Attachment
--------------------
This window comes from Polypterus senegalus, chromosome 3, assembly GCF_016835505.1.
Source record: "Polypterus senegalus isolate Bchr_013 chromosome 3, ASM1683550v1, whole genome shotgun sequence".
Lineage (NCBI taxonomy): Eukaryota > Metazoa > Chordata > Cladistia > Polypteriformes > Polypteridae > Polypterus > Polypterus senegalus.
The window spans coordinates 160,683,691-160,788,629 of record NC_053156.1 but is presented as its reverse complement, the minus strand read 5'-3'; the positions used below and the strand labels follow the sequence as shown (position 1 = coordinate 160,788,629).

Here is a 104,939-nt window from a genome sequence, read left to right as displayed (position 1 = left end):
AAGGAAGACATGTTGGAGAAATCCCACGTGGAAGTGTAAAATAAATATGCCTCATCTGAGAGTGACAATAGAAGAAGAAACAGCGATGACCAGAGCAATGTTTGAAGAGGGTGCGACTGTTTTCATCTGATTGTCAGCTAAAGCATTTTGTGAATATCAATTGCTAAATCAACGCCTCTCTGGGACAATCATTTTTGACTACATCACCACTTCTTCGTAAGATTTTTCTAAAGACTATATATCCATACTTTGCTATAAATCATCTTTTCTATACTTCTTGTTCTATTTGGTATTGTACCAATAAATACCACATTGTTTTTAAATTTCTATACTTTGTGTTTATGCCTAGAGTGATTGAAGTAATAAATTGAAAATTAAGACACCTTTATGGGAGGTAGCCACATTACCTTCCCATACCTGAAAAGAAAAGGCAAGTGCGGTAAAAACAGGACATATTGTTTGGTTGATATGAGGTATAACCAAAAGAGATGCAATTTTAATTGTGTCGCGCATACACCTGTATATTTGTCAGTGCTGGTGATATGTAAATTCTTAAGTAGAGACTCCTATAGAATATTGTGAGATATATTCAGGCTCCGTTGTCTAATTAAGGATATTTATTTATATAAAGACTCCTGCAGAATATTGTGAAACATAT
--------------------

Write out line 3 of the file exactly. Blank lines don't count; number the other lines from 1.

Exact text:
Lineage (NCBI taxonomy): Eukaryota > Metazoa > Chordata > Cladistia > Polypteriformes > Polypteridae > Polypterus > Polypterus senegalus.